Dave knows I'm leaving and why, and he's probably on his way over right now. I got a refund on the hotel reservations, but I couldn't exchange the plane tickets. I want the two of you to take them and use them. Don't put them away in a drawer somewhere and save them for someday, okay? You both need a break...and somehow, you have to understand that someday may never come.
I love you, Ken. I know I never said that while I was there...I guess I was a coward about that too...but I do. And a part of me always will.
Goddamn you, you bastard.
Starsky put the letter back into the envelope. She'd tried to do it gently, and she'd told him last night, so he could help cushion the blow and make sure Hutch didn't descend completely into his own seventh circle of hell...but there was only so much he could do. Beside him, Hutch grew more tense, and thumped a fist into his own thigh.
"This profession, Starsk...this goddamned job."
"Hey." Starsky's eyes turned determined, and he gripped Hutch's shoulders, bringing the blond man around to face him. "In the first place, who you are and what you do has nothin' to do with what happened to Abby. That was Tommy Marlowe...and the sick mind of Artie Solkin, who you know wound him up and pointed him in the right direction."
"But if I'd been here...if I'd put my foot down and not let her come..."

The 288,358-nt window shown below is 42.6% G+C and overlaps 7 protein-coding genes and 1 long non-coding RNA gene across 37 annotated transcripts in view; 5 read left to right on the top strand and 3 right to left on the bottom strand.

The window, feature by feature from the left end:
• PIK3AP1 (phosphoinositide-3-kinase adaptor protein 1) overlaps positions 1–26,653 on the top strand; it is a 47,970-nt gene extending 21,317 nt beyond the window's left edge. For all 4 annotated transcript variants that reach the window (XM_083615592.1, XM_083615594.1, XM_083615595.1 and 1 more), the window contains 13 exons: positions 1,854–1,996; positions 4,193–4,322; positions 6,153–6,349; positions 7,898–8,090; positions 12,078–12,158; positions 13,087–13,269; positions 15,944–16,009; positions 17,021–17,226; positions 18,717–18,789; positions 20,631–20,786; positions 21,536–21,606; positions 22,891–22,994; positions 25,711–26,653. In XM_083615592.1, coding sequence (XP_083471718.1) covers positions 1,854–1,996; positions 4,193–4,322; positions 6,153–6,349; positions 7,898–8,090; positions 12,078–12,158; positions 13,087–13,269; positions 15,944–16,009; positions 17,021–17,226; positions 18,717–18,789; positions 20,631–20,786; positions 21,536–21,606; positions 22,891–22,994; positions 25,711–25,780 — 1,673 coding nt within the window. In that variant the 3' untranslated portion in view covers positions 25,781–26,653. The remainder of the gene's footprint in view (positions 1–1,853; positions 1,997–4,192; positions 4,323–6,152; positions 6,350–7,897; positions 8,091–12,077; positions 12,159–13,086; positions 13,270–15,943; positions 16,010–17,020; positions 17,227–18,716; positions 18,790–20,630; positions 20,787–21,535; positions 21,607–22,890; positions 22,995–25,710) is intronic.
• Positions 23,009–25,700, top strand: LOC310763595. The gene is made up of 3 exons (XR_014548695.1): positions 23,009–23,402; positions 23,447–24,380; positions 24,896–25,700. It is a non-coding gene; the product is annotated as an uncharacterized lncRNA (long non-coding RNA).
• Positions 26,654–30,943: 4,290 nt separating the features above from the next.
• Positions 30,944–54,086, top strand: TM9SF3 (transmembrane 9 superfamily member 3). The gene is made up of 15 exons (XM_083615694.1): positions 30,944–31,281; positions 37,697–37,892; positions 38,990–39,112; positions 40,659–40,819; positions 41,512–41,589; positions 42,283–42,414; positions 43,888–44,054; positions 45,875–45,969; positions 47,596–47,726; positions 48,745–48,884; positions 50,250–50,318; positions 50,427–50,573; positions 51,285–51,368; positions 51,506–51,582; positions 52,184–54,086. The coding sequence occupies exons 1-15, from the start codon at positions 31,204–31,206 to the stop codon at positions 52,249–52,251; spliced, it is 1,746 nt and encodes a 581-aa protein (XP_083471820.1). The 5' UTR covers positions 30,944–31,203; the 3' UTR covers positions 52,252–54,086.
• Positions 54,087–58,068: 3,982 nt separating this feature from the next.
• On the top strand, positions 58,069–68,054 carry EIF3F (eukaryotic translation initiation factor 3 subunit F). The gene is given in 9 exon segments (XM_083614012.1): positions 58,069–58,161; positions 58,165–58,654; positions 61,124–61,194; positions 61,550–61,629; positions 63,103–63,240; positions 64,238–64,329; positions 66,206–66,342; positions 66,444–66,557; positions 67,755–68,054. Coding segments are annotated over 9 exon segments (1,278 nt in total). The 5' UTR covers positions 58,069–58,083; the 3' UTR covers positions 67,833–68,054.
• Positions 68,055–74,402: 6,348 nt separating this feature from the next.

"You know better than that," Starsky insisted. "They knew where you lived. They knew who she was, and they were obviously watchin' the place. If they hadn't gotten her then, it just would've been some other night."
"And if I hadn't been a cop, we never would've run into Solkin in the first place," Hutch pointed out bitterly.
"Right, and chances are he wouldn't be behind bars right now," Starsky shot back. "C'mon, how long're you gonna do this to yourself? This wasn't you."
"But Gillian..." Hutch's voice trailed off, as his face took on an anguished look that nearly ripped Starsky's guts out. Steeling himself against it, he held Hutch's gaze with his own, knowing what he was about to say would hurt, but feeling it needed to be said.
"What happened to Gillian had nothing to do with your job, pal," he reminded Hutch. "And everything to do with hers."
For a moment, Hutch's eyes turned cold, and Starsky saw a flash of that grieving fury that he had seen in Gillian's apartment. He braced himself, remembering what had happened the last time Hutch had worn that expression. But the anger passed swiftly, leaving only the grief once again. Hutch bowed his head, staring down at his hands.